Taken from the lyrics to “Toiler on the Sea” by The Stranglers
We ventured overland
Fought with the aliens
The young ones used their hands
Pointed the way to a flock
A flock of seagulls!
Frankie Goes to Hollywood
A random headline from the New Yorker magazine (the “Frankie” in question referred to Frank Sinatra)
A fictional band mentioned in Anthony Burgess’s novel, A Clockwork Orange.
Named after the board game. The heavy metal umlauts were added for effect.
Inspired by the band XTC and Australian jam makers IXL, they decided on a foreshortened version of “inaccessible”.
Jesus and Mary Chain
Allegedly from a breakfast cereal package which advertised that you could send off for a free Jesus and Mary chain.
A slight variation on a baby’s first sounds: gaga googoo
42 as in the answer to the meaning of life in the Douglas Adams book The Hitch-Hikers Guide to the Galaxy
Love and Rockets
After the Jaime and Mario Hernandez alternative comic books
Homage to Madness a song by reggae artist Prince Buster.
Ready to the the Rude Boy dance that anyone could do (again, any excuse):
Orchestral Manoeuvres in the Dark
They wanted a name that in no way would confuse them as a punk band. I think they succeeded.
Named after the Platters song The Great Pretender.
Public Image, Ltd.
After the Muriel Spark novel The Public Image
A homage to the Italian Marxist writer and political theorist Antonio Gramsci. The correct spelling in Italian to refer to “Political Writings” would have produced “Scritti Politici, but was changed to sound like the Little Richard song Tutti Frutti.
From the David Bowie song “The Jean Genie”
“Hes so simple minded he can’t drive his module,
He bites on the neon and sleeps in the capsule”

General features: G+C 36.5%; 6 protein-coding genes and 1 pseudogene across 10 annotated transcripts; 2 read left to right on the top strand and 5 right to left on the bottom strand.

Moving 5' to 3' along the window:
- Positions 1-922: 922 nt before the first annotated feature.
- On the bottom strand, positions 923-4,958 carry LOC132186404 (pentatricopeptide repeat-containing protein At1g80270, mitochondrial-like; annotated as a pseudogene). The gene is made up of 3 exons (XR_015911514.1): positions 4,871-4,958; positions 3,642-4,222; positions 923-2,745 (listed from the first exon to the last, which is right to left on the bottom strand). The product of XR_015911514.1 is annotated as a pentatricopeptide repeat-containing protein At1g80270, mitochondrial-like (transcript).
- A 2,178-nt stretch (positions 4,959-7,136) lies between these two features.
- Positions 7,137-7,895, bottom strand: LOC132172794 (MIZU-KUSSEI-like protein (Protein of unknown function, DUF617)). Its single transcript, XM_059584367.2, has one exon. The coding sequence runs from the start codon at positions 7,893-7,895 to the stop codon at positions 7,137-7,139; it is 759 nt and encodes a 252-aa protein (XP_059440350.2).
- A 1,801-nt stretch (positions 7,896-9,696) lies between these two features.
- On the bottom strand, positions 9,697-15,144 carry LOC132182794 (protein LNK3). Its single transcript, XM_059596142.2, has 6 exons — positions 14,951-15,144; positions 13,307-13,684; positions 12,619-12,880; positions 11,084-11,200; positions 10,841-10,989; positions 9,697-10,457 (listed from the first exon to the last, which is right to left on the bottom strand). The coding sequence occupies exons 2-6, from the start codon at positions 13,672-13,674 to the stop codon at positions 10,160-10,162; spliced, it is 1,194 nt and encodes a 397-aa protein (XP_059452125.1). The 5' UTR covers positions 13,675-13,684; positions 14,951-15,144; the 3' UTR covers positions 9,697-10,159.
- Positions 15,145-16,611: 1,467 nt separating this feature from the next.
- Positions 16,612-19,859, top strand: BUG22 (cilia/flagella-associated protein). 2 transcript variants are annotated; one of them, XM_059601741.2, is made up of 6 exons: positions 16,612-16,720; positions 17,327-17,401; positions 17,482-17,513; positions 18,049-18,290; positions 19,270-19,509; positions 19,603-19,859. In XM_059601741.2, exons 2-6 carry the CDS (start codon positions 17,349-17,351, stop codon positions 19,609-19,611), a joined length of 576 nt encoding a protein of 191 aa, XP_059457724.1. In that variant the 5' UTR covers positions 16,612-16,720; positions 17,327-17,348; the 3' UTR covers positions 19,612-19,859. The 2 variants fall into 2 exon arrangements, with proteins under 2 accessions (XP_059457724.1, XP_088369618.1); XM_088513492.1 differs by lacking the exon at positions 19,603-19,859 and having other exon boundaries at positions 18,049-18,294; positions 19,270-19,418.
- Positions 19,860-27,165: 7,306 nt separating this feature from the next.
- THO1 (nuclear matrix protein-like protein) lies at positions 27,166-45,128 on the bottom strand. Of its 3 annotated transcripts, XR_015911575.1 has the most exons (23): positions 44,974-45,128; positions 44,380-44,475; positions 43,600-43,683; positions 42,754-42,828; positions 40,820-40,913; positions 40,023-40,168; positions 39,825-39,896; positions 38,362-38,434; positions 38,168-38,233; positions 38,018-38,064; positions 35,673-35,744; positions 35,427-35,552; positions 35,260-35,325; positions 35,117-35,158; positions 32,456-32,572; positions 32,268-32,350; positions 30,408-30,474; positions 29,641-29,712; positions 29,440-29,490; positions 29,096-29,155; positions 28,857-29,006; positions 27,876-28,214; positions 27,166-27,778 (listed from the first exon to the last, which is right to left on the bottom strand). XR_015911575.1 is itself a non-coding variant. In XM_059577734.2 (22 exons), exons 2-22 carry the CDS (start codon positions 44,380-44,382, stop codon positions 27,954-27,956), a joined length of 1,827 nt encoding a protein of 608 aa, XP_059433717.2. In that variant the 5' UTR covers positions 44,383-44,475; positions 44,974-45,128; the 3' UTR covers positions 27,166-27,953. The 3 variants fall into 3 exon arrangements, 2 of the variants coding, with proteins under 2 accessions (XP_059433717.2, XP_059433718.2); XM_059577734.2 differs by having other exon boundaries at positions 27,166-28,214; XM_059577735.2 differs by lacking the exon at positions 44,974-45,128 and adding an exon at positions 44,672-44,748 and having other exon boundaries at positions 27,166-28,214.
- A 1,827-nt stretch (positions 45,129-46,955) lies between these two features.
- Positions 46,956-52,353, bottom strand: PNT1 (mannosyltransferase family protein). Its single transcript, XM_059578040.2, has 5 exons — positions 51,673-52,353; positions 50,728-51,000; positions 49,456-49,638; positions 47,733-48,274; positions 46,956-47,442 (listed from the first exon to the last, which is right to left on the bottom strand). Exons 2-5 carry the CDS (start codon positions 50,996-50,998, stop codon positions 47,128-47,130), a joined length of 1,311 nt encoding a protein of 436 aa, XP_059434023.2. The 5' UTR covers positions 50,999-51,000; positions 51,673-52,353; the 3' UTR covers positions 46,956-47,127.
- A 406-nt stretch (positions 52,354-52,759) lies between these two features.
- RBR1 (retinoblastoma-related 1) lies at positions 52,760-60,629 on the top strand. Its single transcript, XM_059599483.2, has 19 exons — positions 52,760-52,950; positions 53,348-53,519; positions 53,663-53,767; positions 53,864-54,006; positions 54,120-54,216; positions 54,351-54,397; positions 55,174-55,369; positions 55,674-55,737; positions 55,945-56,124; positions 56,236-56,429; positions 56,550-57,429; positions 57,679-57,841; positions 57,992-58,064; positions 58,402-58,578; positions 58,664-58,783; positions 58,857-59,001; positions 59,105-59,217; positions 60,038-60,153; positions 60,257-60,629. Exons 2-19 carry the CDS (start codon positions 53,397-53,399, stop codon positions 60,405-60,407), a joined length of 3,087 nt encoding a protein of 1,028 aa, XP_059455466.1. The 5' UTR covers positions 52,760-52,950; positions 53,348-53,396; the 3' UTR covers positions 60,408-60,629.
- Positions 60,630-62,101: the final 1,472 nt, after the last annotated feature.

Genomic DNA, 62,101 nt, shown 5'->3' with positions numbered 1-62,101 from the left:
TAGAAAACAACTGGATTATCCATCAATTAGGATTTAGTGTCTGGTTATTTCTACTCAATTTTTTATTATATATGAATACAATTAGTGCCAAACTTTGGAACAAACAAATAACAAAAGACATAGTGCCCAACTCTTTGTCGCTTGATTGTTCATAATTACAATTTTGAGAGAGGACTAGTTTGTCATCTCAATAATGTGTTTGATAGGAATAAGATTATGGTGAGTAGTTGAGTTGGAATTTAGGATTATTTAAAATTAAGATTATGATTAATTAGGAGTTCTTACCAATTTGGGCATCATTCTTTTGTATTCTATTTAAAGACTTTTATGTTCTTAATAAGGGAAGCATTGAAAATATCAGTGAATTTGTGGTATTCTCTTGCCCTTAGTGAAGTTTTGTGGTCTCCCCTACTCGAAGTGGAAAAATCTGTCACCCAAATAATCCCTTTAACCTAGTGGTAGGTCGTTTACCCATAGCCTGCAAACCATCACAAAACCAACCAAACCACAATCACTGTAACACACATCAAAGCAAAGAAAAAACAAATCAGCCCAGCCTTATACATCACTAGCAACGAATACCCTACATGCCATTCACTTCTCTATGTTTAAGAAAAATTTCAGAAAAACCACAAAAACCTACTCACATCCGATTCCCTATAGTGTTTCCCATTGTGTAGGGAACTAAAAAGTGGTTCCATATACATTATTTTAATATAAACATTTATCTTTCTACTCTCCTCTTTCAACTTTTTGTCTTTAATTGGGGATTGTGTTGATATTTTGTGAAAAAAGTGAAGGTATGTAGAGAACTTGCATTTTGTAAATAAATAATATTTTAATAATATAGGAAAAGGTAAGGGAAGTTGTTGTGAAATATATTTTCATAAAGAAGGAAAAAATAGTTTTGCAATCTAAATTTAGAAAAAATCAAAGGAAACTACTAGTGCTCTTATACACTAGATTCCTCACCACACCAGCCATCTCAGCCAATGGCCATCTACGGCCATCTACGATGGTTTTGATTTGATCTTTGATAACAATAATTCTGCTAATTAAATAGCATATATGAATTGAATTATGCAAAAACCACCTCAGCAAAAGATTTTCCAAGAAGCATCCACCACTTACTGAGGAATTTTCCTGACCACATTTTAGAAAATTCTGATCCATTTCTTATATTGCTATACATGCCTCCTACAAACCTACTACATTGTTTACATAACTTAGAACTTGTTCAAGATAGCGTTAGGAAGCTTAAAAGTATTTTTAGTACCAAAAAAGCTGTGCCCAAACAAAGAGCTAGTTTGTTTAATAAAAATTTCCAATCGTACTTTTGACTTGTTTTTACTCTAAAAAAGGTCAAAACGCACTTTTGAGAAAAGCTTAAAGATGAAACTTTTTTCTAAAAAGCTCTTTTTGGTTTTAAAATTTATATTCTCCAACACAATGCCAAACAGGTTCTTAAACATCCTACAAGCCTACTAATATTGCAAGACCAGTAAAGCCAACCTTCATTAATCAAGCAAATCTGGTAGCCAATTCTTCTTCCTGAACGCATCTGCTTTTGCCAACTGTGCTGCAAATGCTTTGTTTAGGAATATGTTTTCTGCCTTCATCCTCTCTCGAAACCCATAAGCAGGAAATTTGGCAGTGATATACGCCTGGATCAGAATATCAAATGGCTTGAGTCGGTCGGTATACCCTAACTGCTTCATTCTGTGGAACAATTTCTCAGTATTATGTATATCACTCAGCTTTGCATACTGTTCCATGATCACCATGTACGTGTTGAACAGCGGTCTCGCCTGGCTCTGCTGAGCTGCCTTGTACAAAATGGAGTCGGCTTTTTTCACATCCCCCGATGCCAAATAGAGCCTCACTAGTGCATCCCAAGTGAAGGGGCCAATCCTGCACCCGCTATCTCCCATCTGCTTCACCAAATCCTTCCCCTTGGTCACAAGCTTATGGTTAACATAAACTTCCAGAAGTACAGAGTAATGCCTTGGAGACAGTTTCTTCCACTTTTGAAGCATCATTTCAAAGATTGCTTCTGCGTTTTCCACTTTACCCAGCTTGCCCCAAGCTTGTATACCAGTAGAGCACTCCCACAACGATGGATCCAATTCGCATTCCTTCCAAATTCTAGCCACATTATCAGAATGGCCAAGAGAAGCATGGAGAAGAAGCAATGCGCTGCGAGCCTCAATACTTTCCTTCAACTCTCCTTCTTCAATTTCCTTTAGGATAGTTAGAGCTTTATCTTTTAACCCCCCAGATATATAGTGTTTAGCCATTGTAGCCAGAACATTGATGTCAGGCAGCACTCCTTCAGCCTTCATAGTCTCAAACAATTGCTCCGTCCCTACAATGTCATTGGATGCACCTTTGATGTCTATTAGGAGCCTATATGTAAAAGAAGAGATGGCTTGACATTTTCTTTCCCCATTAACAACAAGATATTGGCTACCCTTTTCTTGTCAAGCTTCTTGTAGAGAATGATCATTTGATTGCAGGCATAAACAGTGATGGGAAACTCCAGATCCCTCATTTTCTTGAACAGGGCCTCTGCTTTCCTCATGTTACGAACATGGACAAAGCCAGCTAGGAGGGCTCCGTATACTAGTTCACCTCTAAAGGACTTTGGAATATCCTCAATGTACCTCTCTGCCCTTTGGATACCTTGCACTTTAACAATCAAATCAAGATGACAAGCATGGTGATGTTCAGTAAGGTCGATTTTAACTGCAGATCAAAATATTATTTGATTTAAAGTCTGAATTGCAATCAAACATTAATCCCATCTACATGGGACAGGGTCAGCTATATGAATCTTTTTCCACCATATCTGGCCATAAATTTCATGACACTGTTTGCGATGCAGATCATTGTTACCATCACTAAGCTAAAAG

The band’s name originally was “Red”, but when the singer had to repeatedly clarify their name as “Red, simply Red”, it seemed to stick.
A combination of the nickname of MC5′s Fred “Sonic” Smith with “Youth” from reggae artist Big Youth.
The name refers to many hangings at Spandau Prison where the victims would twitch and jump (a macabre ballet) at the end of a rope.
A facetious tribute to The Velvet Underground’s oft-derided 1973 album Squeeze.
Tears for Fears
Inspired by “primal therapy”, developed by American psychologist Arthur Janov, who had John Lennon as a patient in 1970.
From the Thompson and Thompson characters from The Adventures of TinTin
Named after a Vulcan Elder on Star Trek
Originally, Huang Chung which they claimed translated to “perfect pitch” and the sound a guitar makes. The spelling was changed from “Huang” to “Wang” simply to make it easier to pronounce.
… and there you have it. You’re welcome.
“ESCAPE (The Pina Colada Song) by Rupert Holmes is great and it should be in every movie.”
But can the song make everything it touches better? Let’s see:
Pina Colada 1: The Lion King
The Silence Of The Lambs